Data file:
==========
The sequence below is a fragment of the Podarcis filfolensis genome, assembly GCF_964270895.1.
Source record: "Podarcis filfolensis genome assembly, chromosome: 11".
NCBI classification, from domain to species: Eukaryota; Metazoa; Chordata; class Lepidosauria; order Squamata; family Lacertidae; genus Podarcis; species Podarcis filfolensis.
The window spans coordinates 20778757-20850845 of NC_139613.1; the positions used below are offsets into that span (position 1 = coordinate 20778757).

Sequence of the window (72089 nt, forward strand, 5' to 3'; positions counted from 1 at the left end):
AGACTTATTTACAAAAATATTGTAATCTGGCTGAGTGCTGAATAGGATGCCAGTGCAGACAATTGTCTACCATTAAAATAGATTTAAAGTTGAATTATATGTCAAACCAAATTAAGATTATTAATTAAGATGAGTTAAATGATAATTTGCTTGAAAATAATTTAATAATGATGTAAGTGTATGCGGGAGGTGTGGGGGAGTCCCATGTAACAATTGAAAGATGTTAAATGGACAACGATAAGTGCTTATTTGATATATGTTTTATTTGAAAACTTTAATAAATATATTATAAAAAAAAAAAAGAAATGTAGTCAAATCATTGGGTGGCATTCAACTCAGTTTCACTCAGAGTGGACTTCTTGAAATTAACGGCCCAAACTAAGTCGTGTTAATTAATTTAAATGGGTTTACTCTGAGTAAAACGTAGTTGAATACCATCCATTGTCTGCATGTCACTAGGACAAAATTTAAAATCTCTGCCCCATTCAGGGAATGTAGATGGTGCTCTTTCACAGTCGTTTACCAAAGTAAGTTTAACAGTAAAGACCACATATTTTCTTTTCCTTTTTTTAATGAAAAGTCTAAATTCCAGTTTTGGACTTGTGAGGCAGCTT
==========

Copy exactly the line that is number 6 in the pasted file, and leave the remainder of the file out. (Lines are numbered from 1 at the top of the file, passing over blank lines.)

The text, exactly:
AGACTTATTTACAAAAATATTGTAATCTGGCTGAGTGCTGAATAGGATGCCAGTGCAGACAATTGTCTACCATTAAAATAGATTTAAAGTTGAATTATATGTCAAACCAAATTAAGATTATTAATTAAGATGAGTTAAATGATAATTTGCTTGAAAATAATTTAATAATGATGTAAGTGTATGCGGGAGGTGTGGGGGAGTCCCATGTAACAATTGAAAGATGTTAAATGGACAACGATAAGTGCTTATTTGATATATGTTTTATTTGAAAACTTTAATAAATATATTATAAAAAAAAAAAAGAAATGTAGTCAAATCATTGGGTGGCATTCAACTCAGTTTCACTCAGAGTGGACTTCTTGAAATTAACGGCCCAAACTAAGTCGTGTTAATTAATTTAAATGGGTTTACTCTGAGTAAAACGTAGTTGAATACCATCCATTGTCTGCATGTCACTAGGACAAAATTTAAAATCTCTGCCCCATTCAGGGAATGTAGATGGTGCTCTTTCACAGTCGTTTACCAAAGTAAGTTTAACAGTAAAGACCACATATTTTCTTTTCCTTTTTTTAATGAAAAGTCTAAATTCCAGTTTTGGACTTGTGAGGCAGCTT